post #8 of 14

It's hard to say if it's worth it--that would depend on what it's going to cost you. But my window is a great marketing tool for me. I see people all the time looking in the window and admiring the cakes. I have some pretty fun fondant cakes. I need to put more in but just haven't had the time. I'm also just a block or so from the courthouse, where you have to go to get your marriage lisence. I just had a gal call me today who drove by the shop on the way to get her lisence. I have my phone number and web site in big letters in my window.
For me the down side is the sun fades my cakes and it has been a real pain in the neck to come up with lasting displays. I think I'm going to resort to painting my cakes. I tried on like that and it's the only one that's held up.

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indydebi Posted 24 May 2008 , 12:52am
post #9 of 14

vickster, you are so right about the fading! I just noticed on one of my cakes that the green leaves have faded to yellow. And being that it's a yellow-iced cake, it looks pretty bad! It's one of my favorites so I just HATE to scrape it and do a do-over! icon_cry.gif

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chutzpah Posted 24 May 2008 , 5:32am
post #10 of 14


(Sorry... cat on keyboard)

I have also painted cakes so they last. Doesn't bother me a bit to do this.

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alidpayne Posted 24 May 2008 , 12:56pm
post #11 of 14

Can you put a uv protective film on your windows? It is available in clear or very lightly tinted and works just like car window tint. It is easy to remove later with just a razor blade. This should help the colors last a lot longer. I work in the flooring industry and we recommend it to help keep carpeting from fading.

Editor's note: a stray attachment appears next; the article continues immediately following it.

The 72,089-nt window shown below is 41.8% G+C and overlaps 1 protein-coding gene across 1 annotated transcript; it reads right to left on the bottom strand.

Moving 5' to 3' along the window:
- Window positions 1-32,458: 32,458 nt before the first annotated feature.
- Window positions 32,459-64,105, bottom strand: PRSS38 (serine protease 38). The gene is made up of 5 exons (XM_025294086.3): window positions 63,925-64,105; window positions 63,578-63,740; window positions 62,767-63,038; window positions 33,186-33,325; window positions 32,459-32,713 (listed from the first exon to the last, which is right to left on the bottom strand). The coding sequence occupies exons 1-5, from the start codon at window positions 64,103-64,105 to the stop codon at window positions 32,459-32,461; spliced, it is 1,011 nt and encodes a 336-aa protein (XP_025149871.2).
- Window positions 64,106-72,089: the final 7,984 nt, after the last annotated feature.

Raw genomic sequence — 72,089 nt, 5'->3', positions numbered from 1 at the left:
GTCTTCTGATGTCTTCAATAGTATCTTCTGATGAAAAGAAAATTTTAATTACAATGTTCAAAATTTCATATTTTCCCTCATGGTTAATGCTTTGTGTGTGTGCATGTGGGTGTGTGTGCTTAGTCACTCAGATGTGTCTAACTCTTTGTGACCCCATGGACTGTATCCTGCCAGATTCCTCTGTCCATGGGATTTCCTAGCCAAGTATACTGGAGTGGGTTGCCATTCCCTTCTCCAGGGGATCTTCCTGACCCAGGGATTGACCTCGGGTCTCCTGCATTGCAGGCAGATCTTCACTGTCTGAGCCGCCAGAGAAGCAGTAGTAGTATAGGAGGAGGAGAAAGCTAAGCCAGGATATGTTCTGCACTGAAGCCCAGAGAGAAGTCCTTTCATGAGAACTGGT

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vickster Posted 24 May 2008 , 3:16pm
post #12 of 14

My shop is in the "historic" (chuckle) downtown district and they are giving out Main Street USA minigrants for exterior improvements. I've applied for one to have awnings installed, which I'll find out about middle of next month. I'm holding off to see if I can get that grant money. It's going to cost about $3000 for awnings, which I think are absolutely worth it, but until hubby gets out of nursing school (December) I'm avoiding any unnecessary large cash outlays. Plus, if I end up having to pay it all myself, the building is badly in need of a paint job, which for now would take priority over awnings.

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MaisieBake Posted 24 May 2008 , 10:41pm
post #13 of 14

Seems to me that what you need is office space, not a store front.

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Cascades Posted 26 May 2008 , 12:52am
post #14 of 14

Thanks for the input ladies. I guess I am going to have to make a decision pretty soon, but I found out today that the window I thought I could have to display my cakes is not available at this time. I can still have the office space though. Rent is really cheap for this area (350) a month. So I don't want to let it pass. I was so hoping for the window though to display my cakes. The restaurant next door is renting the lobby of this old historic building for occasional overflows from his restaurant. Mainly occasional small parties. He doesn't want to give it up. I was thinking maybe I should approach him myself and see if we can work out something. He doesn't use the window space and maybe I can move my stuff out if he has something booked. It might be worth a try!